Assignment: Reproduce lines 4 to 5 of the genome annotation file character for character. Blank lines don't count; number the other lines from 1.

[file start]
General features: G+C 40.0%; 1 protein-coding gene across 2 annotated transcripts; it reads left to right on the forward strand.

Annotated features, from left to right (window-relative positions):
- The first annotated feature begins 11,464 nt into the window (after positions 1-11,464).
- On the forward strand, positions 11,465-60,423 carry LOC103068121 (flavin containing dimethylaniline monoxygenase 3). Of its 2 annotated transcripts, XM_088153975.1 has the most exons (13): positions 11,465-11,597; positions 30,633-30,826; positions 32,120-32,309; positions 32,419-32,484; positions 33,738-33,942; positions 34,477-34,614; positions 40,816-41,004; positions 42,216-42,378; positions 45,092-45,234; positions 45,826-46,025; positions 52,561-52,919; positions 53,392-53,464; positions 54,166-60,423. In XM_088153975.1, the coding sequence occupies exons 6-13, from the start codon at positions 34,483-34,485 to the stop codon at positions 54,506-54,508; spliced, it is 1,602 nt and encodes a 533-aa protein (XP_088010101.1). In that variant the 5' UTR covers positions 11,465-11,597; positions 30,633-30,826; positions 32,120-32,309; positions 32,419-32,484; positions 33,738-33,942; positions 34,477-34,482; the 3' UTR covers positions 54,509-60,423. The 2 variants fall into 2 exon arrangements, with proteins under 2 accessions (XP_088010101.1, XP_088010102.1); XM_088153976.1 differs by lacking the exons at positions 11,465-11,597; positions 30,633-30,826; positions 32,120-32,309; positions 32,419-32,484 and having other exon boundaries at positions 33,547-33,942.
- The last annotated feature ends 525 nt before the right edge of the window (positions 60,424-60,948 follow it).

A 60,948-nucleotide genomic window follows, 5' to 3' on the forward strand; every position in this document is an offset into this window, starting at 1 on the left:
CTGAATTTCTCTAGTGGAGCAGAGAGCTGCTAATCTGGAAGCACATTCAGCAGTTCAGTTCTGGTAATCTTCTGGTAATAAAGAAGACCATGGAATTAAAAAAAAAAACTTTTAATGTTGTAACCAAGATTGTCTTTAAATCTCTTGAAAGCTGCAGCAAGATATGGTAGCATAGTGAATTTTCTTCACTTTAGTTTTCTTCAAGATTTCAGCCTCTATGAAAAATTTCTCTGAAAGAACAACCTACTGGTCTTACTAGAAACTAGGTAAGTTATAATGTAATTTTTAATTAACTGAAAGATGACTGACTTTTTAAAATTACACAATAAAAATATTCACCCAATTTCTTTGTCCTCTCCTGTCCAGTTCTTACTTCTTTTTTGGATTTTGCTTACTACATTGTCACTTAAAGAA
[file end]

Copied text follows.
- On the forward strand, positions 11,465-60,423 carry LOC103068121 (flavin containing dimethylaniline monoxygenase 3). Of its 2 annotated transcripts, XM_088153975.1 has the most exons (13): positions 11,465-11,597; positions 30,633-30,826; positions 32,120-32,309; positions 32,419-32,484; positions 33,738-33,942; positions 34,477-34,614; positions 40,816-41,004; positions 42,216-42,378; positions 45,092-45,234; positions 45,826-46,025; positions 52,561-52,919; positions 53,392-53,464; positions 54,166-60,423. In XM_088153975.1, the coding sequence occupies exons 6-13, from the start codon at positions 34,483-34,485 to the stop codon at positions 54,506-54,508; spliced, it is 1,602 nt and encodes a 533-aa protein (XP_088010101.1). In that variant the 5' UTR covers positions 11,465-11,597; positions 30,633-30,826; positions 32,120-32,309; positions 32,419-32,484; positions 33,738-33,942; positions 34,477-34,482; the 3' UTR covers positions 54,509-60,423. The 2 variants fall into 2 exon arrangements, with proteins under 2 accessions (XP_088010101.1, XP_088010102.1); XM_088153976.1 differs by lacking the exons at positions 11,465-11,597; positions 30,633-30,826; positions 32,120-32,309; positions 32,419-32,484 and having other exon boundaries at positions 33,547-33,942.
- The last annotated feature ends 525 nt before the right edge of the window (positions 60,424-60,948 follow it).